GRILLOT: Well, this muddy field, and I just want to end here, is...do you see that we're starting to see that part of the world with new eyes? With new perspectives? And understanding all the things that you've just told us about the muddy picture out there?

GREEN: I think so. I think certainly in the last ten years...obviously after the many tragic events in various parts of the world, post-9/11 I think the good thing that has come out of it is a much wider awareness and a greater interest among non-Muslims and Muslims about promoting tolerant dialogue and understanding. I think in many ways one of the most important things there has been art-related projects. Of course we have to understand that Islam as a religion is only one aspect of the life of Muslims. Of course, obviously Muslims worldwide have cultural lives, literary lives, family lives, and many other multiple dimensions of their full human potentialities. I think in that way that's one of the things that I've tried to do is working on the literature of Afghanistan to provide a counter-narrative toward the picture of Talibanization. A book I co-edited with the Afghan journalist Nushin Arbabzadah a couple of years ago called Afghanistan and Ink, tried to show that rather than Afghanistan being a country just of Islam and of the Taliban, but has this very rich literary history behind the story of Khaled Hosseini and The Kite Runner, there's this very rich literary tradition that is still ongoing today. So I think it's really very important than even though I'm a historian of religion, I would be the first person to say religion is only one part of the broader picture of Muslim lives.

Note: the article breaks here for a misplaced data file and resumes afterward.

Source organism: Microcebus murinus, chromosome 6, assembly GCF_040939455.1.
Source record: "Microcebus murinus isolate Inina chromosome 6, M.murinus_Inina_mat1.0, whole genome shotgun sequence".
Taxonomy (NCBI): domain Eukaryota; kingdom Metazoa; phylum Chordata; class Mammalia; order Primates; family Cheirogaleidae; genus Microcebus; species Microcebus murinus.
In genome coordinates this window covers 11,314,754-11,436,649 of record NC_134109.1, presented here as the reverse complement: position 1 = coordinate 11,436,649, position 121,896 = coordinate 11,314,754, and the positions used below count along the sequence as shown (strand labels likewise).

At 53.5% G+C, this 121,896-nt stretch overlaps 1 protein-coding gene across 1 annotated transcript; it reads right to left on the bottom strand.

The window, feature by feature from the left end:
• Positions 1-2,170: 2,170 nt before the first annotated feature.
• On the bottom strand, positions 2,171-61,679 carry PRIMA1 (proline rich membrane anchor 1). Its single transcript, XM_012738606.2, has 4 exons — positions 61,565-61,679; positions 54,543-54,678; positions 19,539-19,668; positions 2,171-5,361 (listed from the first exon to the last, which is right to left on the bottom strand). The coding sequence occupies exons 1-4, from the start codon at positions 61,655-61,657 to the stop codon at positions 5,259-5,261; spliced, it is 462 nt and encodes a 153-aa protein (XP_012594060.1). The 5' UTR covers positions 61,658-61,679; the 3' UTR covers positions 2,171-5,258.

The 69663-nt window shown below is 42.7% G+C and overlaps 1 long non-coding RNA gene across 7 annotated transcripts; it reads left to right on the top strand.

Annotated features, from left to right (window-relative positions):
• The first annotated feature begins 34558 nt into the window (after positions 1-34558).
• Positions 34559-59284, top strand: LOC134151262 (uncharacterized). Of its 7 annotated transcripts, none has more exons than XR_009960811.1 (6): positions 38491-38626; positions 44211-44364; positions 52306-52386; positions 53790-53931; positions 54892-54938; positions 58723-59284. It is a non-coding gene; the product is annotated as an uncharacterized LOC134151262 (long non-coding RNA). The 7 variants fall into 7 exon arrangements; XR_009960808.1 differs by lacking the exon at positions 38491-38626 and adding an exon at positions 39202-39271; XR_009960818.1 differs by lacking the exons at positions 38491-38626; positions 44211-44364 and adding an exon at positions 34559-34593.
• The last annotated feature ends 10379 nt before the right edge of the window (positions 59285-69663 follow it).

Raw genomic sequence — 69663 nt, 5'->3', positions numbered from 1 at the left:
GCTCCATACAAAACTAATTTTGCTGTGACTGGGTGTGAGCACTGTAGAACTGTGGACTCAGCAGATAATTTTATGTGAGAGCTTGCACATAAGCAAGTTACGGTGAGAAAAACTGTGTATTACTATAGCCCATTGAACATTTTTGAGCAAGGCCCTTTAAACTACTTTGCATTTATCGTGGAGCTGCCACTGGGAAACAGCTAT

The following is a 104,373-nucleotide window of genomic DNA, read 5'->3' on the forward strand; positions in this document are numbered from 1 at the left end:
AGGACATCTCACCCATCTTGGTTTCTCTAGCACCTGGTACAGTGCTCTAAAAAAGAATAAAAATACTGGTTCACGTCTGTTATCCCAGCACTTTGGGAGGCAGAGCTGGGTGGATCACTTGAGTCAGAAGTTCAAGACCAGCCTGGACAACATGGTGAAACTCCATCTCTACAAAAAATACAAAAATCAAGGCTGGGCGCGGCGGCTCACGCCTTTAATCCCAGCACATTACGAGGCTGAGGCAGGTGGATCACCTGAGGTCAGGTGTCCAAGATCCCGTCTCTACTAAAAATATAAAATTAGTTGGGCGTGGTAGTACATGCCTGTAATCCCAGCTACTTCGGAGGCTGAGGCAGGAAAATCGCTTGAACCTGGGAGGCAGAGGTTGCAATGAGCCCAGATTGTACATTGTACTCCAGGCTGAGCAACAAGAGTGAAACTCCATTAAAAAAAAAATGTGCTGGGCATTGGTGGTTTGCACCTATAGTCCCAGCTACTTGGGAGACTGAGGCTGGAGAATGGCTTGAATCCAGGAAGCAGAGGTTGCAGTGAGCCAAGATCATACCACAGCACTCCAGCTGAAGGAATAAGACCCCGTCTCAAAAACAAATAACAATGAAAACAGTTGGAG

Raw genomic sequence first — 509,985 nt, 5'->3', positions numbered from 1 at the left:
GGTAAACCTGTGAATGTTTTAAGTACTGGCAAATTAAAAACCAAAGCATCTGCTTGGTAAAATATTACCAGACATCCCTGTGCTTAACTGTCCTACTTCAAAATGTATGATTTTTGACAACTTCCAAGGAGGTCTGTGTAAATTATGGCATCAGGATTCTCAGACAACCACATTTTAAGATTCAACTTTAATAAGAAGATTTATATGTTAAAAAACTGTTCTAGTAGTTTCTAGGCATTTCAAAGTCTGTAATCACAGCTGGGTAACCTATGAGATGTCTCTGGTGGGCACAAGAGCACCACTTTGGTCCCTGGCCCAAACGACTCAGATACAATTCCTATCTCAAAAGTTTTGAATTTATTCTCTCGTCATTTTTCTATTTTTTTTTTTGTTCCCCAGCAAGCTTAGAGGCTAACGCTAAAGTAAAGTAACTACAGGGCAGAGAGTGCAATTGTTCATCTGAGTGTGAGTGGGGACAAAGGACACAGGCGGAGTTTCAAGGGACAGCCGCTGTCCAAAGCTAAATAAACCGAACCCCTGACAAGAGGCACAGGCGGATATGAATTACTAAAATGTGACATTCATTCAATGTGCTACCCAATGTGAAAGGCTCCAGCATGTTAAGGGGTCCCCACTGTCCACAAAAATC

GRILLOT: Well Nile Green, thank you so much. We could go for many more minutes but that's all the time we have today, but thank you so much for being with us on World Views.

GREEN: Thank you for inviting me.

Copyright © 2014 KGOU Radio. No quotes from the materials contained herein may be used in any media without attribution to KGOU Radio. This transcript is provided for personal, noncommercial use only. Any other use requires KGOU's prior permission.

KGOU transcripts are created on a rush deadline by our staff, and accuracy and availability may vary. This text may not be in its final form and may be updated or revised in the future. Please be aware that the authoritative record of KGOU's programming is the audio.

Brian Hardzinski is from Flower Mound, Texas and a graduate of the University of Oklahoma. He began his career at KGOU as a student intern, joining KGOU full time in 2009 as Operations and Public Service Announcement Director. He began regularly hosting Morning Edition in 2014, and became the station's first Digital News Editor in 2015-16. Brian’s work at KGOU has been honored by Public Radio News Directors Incorporated (PRNDI), the Oklahoma Association of Broadcasters, the Oklahoma Associated Press Broadcasters, and local and regional chapters of the Society of Professional Journalists. Brian enjoys competing in triathlons, distance running, playing tennis, and entertaining his rambunctious Boston Terrier, Bucky.